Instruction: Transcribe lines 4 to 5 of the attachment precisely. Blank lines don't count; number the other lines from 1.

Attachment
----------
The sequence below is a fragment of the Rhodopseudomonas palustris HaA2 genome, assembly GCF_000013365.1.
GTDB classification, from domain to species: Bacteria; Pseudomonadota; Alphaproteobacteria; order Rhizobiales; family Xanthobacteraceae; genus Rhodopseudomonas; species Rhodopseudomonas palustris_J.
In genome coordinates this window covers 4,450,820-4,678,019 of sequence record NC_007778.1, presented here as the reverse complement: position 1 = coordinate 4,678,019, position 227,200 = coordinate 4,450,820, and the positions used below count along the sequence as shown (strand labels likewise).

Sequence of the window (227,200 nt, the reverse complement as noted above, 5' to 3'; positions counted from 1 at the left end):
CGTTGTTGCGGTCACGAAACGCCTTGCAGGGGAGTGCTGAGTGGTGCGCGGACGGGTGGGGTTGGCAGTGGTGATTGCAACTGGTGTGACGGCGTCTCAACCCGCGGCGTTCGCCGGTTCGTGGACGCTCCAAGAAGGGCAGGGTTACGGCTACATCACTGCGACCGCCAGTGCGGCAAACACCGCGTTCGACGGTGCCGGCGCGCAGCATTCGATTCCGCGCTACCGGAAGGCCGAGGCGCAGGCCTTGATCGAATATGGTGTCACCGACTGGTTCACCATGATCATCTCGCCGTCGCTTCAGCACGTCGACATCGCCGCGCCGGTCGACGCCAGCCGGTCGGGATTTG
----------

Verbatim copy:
Sequence of the window (227,200 nt, the reverse complement as noted above, 5' to 3'; positions counted from 1 at the left end):
CGTTGTTGCGGTCACGAAACGCCTTGCAGGGGAGTGCTGAGTGGTGCGCGGACGGGTGGGGTTGGCAGTGGTGATTGCAACTGGTGTGACGGCGTCTCAACCCGCGGCGTTCGCCGGTTCGTGGACGCTCCAAGAAGGGCAGGGTTACGGCTACATCACTGCGACCGCCAGTGCGGCAAACACCGCGTTCGACGGTGCCGGCGCGCAGCATTCGATTCCGCGCTACCGGAAGGCCGAGGCGCAGGCCTTGATCGAATATGGTGTCACCGACTGGTTCACCATGATCATCTCGCCGTCGCTTCAGCACGTCGACATCGCCGCGCCGGTCGACGCCAGCCGGTCGGGATTTG